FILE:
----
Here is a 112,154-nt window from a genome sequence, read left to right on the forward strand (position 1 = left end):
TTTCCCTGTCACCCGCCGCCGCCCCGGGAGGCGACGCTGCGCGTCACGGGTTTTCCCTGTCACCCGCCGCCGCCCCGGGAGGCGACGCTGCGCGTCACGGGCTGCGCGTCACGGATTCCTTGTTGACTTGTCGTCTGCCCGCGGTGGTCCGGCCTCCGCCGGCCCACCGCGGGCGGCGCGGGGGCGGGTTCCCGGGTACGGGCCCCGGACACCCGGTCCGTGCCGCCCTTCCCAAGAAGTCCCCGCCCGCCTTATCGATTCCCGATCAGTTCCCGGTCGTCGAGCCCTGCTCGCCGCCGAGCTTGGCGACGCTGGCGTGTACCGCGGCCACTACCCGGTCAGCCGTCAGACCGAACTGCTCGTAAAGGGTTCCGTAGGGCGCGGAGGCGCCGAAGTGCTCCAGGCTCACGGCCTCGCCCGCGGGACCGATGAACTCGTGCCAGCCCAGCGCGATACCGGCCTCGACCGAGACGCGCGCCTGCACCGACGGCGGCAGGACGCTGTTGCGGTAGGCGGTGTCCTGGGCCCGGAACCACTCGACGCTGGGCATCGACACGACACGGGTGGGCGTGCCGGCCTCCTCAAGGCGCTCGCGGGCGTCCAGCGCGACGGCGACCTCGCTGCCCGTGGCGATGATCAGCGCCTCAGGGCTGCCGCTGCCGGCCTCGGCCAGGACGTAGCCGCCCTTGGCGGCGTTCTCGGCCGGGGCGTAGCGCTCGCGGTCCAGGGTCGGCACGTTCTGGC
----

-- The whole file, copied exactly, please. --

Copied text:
Here is a 112,154-nt window from a genome sequence, read left to right on the forward strand (position 1 = left end):
TTTCCCTGTCACCCGCCGCCGCCCCGGGAGGCGACGCTGCGCGTCACGGGTTTTCCCTGTCACCCGCCGCCGCCCCGGGAGGCGACGCTGCGCGTCACGGGCTGCGCGTCACGGATTCCTTGTTGACTTGTCGTCTGCCCGCGGTGGTCCGGCCTCCGCCGGCCCACCGCGGGCGGCGCGGGGGCGGGTTCCCGGGTACGGGCCCCGGACACCCGGTCCGTGCCGCCCTTCCCAAGAAGTCCCCGCCCGCCTTATCGATTCCCGATCAGTTCCCGGTCGTCGAGCCCTGCTCGCCGCCGAGCTTGGCGACGCTGGCGTGTACCGCGGCCACTACCCGGTCAGCCGTCAGACCGAACTGCTCGTAAAGGGTTCCGTAGGGCGCGGAGGCGCCGAAGTGCTCCAGGCTCACGGCCTCGCCCGCGGGACCGATGAACTCGTGCCAGCCCAGCGCGATACCGGCCTCGACCGAGACGCGCGCCTGCACCGACGGCGGCAGGACGCTGTTGCGGTAGGCGGTGTCCTGGGCCCGGAACCACTCGACGCTGGGCATCGACACGACACGGGTGGGCGTGCCGGCCTCCTCAAGGCGCTCGCGGGCGTCCAGCGCGACGGCGACCTCGCTGCCCGTGGCGATGATCAGCGCCTCAGGGCTGCCGCTGCCGGCCTCGGCCAGGACGTAGCCGCCCTTGGCGGCGTTCTCGGCCGGGGCGTAGCGCTCGCGGTCCAGGGTCGGCACGTTCTGGC